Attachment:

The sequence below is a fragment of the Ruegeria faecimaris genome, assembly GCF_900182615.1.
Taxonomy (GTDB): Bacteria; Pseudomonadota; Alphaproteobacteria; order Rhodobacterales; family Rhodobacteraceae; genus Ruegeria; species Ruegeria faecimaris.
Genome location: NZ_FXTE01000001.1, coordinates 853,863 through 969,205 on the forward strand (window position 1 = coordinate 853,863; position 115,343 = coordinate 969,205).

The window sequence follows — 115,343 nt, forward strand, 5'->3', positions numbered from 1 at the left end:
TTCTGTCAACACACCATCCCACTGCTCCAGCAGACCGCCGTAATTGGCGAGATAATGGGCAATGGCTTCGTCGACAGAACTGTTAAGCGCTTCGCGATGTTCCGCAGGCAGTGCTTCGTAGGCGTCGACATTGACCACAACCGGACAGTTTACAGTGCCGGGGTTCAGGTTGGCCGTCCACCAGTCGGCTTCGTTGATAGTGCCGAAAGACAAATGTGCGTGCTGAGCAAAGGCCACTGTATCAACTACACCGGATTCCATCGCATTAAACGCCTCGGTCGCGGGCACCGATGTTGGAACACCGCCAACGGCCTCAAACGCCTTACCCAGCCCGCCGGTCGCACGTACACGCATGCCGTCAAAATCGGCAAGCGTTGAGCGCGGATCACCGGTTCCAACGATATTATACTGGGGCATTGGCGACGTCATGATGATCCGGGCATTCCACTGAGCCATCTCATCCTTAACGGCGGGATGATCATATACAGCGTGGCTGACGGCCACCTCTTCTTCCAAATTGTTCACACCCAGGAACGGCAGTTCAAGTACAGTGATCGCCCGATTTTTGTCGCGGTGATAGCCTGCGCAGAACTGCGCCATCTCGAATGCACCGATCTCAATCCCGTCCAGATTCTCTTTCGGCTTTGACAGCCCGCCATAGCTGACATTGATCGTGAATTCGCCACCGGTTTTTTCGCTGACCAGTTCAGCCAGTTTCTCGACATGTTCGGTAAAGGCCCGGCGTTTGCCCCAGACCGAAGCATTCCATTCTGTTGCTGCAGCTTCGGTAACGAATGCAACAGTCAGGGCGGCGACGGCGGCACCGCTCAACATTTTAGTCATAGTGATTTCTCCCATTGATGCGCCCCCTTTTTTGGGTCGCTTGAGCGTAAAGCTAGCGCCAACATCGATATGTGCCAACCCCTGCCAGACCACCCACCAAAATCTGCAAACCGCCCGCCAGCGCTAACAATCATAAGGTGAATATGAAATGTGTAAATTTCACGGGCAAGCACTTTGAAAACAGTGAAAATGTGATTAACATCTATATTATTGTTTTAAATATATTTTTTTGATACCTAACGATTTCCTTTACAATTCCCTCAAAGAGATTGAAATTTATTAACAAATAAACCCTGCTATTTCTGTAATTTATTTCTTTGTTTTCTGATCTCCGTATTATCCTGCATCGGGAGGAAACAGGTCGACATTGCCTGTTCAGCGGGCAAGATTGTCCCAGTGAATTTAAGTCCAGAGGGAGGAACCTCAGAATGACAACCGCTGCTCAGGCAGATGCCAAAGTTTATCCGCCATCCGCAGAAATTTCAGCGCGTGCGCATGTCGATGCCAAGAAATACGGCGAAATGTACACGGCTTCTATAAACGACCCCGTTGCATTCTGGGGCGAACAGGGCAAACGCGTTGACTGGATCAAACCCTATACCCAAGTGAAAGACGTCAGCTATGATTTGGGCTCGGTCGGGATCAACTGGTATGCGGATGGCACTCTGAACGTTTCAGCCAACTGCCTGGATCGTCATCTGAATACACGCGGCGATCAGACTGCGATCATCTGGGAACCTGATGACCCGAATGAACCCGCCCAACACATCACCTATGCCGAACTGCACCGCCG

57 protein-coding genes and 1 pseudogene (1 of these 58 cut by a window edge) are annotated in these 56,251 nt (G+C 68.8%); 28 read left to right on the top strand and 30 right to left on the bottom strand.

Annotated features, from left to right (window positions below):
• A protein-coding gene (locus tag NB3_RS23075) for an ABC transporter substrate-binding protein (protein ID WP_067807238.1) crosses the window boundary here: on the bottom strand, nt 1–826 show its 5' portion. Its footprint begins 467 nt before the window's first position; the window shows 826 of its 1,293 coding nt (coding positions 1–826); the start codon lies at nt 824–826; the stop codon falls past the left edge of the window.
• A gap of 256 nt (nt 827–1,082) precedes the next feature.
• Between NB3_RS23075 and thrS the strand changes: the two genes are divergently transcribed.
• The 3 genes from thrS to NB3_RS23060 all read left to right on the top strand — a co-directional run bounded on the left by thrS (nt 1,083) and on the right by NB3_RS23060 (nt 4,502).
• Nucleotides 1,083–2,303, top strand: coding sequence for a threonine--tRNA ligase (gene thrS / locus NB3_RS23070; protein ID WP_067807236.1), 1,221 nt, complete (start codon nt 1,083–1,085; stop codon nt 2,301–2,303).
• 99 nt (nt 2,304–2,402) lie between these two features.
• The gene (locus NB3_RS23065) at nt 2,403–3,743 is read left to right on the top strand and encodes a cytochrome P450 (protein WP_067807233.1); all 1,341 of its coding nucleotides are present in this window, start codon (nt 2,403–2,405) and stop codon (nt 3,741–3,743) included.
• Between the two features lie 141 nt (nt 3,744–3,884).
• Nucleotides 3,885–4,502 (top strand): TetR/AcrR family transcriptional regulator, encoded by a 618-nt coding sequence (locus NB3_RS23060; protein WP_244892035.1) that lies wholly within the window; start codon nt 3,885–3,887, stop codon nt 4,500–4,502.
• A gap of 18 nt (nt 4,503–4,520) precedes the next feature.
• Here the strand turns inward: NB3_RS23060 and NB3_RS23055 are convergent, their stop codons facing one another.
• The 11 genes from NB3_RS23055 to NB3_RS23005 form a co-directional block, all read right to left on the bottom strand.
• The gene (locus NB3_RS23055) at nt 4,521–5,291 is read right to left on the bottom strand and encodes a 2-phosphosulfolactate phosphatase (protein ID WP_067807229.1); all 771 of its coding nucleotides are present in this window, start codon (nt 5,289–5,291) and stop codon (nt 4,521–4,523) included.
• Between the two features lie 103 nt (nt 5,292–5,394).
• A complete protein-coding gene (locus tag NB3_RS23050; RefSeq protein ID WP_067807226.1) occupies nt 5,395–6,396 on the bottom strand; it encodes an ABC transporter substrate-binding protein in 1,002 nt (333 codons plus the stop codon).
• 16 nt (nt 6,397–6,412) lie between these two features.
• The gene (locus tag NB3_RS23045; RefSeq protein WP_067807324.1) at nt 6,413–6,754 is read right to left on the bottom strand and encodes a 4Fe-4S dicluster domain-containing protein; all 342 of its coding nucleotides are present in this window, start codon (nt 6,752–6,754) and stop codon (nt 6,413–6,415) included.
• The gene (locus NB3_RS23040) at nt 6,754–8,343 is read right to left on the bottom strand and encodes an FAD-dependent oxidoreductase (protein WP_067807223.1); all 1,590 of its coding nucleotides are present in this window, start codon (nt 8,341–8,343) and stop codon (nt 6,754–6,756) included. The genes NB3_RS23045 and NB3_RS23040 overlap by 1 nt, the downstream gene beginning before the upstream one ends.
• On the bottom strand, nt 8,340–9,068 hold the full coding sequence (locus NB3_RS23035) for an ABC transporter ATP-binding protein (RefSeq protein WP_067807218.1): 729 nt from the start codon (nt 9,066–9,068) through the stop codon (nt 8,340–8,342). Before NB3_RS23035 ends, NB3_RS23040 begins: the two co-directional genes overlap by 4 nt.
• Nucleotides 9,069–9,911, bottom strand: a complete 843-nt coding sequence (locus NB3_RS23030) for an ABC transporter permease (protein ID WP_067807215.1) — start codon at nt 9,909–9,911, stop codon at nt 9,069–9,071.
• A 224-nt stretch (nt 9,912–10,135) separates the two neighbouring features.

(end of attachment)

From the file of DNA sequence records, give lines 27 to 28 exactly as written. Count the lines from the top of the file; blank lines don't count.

• Nucleotides 9,069–9,911, bottom strand: a complete 843-nt coding sequence (locus NB3_RS23030) for an ABC transporter permease (protein ID WP_067807215.1) — start codon at nt 9,909–9,911, stop codon at nt 9,069–9,071.
• A 224-nt stretch (nt 9,912–10,135) separates the two neighbouring features.